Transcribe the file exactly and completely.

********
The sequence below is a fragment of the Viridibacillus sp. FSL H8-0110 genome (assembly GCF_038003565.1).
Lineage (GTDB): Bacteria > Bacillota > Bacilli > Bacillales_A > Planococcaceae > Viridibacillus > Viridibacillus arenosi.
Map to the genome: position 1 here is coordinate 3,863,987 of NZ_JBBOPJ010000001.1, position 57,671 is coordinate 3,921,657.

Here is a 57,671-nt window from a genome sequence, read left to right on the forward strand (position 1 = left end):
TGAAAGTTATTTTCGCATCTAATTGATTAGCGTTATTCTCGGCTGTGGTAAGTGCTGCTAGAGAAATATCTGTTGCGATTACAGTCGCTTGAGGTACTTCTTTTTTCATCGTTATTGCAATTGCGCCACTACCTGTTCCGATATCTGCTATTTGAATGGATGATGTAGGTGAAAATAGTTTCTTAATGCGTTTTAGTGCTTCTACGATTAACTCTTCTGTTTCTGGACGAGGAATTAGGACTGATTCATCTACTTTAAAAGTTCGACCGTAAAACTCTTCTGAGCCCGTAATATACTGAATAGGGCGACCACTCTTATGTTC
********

The sequence below is a fragment of the Viridibacillus sp. FSL H8-0110 genome (assembly GCF_038003565.1).
Lineage (GTDB): Bacteria > Bacillota > Bacilli > Bacillales_A > Planococcaceae > Viridibacillus > Viridibacillus arenosi.
Map to the genome: position 1 here is coordinate 3,863,987 of NZ_JBBOPJ010000001.1, position 57,671 is coordinate 3,921,657.

Here is a 57,671-nt window from a genome sequence, read left to right on the forward strand (position 1 = left end):
TGAAAGTTATTTTCGCATCTAATTGATTAGCGTTATTCTCGGCTGTGGTAAGTGCTGCTAGAGAAATATCTGTTGCGATTACAGTCGCTTGAGGTACTTCTTTTTTCATCGTTATTGCAATTGCGCCACTACCTGTTCCGATATCTGCTATTTGAATGGATGATGTAGGTGAAAATAGTTTCTTAATGCGTTTTAGTGCTTCTACGATTAACTCTTCTGTTTCTGGACGAGGAATTAGGACTGATTCATCTACTTTAAAAGTTCGACCGTAAAACTCTTCTGAGCCCGTAATATACTGAATAGGGCGACCACTCTTATGTTC